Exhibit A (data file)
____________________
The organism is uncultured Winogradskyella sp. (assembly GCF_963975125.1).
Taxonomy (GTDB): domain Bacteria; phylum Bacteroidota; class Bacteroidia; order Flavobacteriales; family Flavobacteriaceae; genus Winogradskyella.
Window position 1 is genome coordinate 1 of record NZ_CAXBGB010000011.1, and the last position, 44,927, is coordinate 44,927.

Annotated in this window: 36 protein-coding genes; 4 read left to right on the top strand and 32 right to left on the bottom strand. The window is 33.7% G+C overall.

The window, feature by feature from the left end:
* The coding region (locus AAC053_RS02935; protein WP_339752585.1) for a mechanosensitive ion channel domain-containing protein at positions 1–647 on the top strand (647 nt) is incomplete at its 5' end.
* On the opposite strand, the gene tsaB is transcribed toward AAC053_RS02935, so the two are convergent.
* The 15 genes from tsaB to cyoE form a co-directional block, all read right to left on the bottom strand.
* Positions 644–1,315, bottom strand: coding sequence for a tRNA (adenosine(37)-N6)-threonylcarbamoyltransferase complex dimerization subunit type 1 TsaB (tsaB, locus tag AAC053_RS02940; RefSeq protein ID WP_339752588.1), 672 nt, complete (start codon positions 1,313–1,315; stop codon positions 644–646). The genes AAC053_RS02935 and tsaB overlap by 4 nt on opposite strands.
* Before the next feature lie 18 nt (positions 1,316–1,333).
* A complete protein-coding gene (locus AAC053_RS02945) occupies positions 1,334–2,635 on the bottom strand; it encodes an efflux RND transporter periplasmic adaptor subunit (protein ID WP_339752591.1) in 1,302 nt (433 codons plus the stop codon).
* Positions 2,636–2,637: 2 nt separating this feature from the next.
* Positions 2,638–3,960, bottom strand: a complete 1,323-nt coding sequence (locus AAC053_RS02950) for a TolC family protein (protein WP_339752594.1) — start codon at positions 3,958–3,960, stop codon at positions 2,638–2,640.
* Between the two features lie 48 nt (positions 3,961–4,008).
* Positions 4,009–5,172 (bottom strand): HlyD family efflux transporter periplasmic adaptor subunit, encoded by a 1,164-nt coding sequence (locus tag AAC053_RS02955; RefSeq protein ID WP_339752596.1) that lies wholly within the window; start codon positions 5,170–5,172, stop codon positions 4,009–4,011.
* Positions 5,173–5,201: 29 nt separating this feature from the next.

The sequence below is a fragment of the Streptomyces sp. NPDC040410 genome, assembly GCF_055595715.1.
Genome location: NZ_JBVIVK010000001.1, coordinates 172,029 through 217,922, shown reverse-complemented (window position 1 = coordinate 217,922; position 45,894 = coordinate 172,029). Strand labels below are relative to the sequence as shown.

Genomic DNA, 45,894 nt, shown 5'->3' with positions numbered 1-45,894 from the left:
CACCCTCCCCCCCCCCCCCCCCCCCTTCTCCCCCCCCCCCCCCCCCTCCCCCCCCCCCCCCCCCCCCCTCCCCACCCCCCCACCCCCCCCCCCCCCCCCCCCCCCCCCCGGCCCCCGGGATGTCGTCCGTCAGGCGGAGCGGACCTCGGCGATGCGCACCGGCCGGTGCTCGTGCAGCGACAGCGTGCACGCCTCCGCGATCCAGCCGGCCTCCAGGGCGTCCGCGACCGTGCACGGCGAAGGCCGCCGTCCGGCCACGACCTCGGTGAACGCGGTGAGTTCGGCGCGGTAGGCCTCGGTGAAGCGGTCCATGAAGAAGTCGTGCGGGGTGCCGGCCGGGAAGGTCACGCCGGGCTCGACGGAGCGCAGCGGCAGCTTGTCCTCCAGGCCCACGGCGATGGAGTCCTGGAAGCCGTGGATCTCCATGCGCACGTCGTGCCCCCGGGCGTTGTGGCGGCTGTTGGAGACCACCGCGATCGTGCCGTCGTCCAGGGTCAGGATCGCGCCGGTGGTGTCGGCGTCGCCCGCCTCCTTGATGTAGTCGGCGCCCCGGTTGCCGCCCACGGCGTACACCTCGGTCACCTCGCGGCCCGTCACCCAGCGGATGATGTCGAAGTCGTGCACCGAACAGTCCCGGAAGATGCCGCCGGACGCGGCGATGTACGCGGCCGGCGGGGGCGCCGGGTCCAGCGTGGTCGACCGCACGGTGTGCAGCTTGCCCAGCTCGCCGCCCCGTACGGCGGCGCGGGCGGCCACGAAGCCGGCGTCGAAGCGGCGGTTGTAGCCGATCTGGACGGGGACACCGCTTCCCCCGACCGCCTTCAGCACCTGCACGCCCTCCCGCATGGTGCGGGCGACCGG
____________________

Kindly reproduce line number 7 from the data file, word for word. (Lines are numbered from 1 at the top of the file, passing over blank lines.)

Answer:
* On the opposite strand, the gene tsaB is transcribed toward AAC053_RS02935, so the two are convergent.